Before we start…. let’s take a second to mourn poor Bumble (as seen above!)
Remember how I said we were out of town last weekend? Our brother and sister-in-law watched one of the puppies for us and apparently, Molly formed a deep love for the toy above. She loved it so much and carried it around all weekend that they let her take it home! Molly was so happy and carried Bumble around everywhere these last few days. It was very adorable.
And then….. Bumble died! He was just loved too much! 🙂
Who looks more guilty?
My money is on the little guy 😉
Doodle Buddy- Digital Retelling
In our staff meeting this morning, one of the teachers presented on the importance of teaching towards the way our students learn best- through creating, sharing, and using technology. We’re in a time when it isn’t enough to just teach them information. We have to teach them to LEARN, how to create things digitally, how to share electronically, etc.
It got me thinking…. I use technology everyday, but how could I take a lesson I usually do with paper and pencil and turn it into a digital creating activity?
Enter Doodle Buddy!
It’s a free app (just search Doodle Buddy in the app store) that allows you to draw, add pictures, add shapes, and write. When you open the app, you’ll see a white screen like below.
You can see the tool bar along the bottom. It’s very user friendly and honestly, in less than 5 minutes of quickly explaining it to my first graders, they TOTALLY understood how to use it. The 5 tools in the middle are the ones the kids will be using the most. They can change the color, the size, or effect of the drawing tool. The stamp tool allows them to add some pre-made pictures and the tool next to it allows them to add shapes. The “T” tool lets them add text to the picture if they need to.
So how can this be used in a classroom to help students create something digitally?
We are working on summarizing and have spent a lot of time working on retelling using the characters, setting, and the key details from the beginning, middle, and end of the story.
Today we read the story Chicken Little. I told the students before hand to pay close attention to the important parts (the key details) because they would be summarizing the story together.
After reading, I told the kids I’d be putting them into groups. Each group would be responsible for summarizing one part of the story: either the setting, the characters, the beginning, the middle, or the end. They would work together using the Doodle Buddy app to draw a summarizing picture of their section. After, they would have to present it to the class.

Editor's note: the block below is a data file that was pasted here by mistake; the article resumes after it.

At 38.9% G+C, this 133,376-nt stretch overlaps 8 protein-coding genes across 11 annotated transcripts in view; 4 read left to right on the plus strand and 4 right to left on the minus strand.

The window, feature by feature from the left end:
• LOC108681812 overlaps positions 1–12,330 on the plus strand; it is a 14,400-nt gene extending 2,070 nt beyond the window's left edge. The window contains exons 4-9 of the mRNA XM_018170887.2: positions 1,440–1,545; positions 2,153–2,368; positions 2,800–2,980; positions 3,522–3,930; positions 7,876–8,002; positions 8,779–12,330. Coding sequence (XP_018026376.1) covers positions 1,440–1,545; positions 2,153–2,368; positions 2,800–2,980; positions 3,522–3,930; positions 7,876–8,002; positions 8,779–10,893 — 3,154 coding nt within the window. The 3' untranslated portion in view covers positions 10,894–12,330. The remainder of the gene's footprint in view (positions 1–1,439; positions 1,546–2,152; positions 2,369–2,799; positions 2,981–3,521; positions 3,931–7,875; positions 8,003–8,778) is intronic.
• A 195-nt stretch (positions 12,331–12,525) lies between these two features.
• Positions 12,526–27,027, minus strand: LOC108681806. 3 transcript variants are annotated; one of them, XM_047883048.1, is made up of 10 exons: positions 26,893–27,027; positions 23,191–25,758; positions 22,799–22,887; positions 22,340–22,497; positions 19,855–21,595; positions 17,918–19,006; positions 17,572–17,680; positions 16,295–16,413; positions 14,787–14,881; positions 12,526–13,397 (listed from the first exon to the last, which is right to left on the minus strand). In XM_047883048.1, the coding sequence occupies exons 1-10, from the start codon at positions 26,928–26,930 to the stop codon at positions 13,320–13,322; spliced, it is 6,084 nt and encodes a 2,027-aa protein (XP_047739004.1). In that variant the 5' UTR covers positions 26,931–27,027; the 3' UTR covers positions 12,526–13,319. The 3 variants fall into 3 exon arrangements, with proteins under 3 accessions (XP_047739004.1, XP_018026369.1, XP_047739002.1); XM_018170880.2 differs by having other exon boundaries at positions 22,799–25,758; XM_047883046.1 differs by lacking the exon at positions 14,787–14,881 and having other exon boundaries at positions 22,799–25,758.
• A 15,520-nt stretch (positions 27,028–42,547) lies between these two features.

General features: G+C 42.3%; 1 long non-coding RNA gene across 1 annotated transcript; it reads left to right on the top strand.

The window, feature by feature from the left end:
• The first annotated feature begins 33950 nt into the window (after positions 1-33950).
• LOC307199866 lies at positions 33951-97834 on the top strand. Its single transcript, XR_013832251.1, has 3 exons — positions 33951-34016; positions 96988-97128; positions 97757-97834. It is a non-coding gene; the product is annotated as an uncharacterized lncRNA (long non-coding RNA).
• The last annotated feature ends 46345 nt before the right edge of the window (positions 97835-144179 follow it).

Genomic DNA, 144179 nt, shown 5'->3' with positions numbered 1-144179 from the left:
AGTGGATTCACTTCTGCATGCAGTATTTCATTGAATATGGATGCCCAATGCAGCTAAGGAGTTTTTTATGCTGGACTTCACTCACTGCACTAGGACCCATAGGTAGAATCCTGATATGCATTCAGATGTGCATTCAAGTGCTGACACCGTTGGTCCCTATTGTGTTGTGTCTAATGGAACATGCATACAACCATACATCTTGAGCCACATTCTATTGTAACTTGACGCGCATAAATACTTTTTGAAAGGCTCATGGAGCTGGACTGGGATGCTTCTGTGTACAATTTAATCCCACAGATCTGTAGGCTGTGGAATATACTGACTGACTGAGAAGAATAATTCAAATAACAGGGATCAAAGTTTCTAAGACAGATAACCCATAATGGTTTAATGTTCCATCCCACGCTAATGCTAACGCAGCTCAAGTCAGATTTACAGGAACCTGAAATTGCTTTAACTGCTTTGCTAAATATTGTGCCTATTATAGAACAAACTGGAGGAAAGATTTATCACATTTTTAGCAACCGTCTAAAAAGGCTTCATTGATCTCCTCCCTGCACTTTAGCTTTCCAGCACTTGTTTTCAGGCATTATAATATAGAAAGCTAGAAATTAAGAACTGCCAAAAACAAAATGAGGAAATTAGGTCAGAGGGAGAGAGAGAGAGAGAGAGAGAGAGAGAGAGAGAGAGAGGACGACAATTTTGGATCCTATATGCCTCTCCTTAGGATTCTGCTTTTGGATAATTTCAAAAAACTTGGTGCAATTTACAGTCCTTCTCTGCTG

I literally took only a couple minutes to show them the basics of the app and then- off they went!
We’ve spent a lot of time learning iPad rules. They do a really great job of taking turns (most of the time) 🙂
They were easily able to change the color of the “pen” on the app. It’s always amazing how quick they pick things up- and it’s a reassuring reason as to why you should never be scared to try/introduce technology to your kiddos! They GET IT!
How cute is that fox? He has his mouth wide and open because he’s tricking the birds into it! (They were summarizing the end of the story)
I loved what this group did while creating the setting!
There’s Chicken Little with his umbrella in the beginning of the story, complete with the acorn hitting his head 🙂
Above is the group working on the middle of the story. You can see some of the characters running into Foxy Loxy.
After the students were all done, we gathered on the carpet and reviewed the questions I would be asking the groups as they came up to present (This is also a great assessment for speaking and listening Common Core standards! Are the students able to explain what they did? Can they speak in complete sentences? Easy formative assessment! Bonus!)
I held up the iPad for the group while I asked them the questions listed above.
The students presenting loved being able to share what they created and the ones in the audience loved seeing what they doodled!
So there you have it! A fun, creative way to have students digitally retell a story! They worked in corporative groups, took turns, and shared their work with the class.
It’s a great app and something that could be used in almost any subject area.
Thanks for checking in! I hope you’re staying warm wherever you are 🙂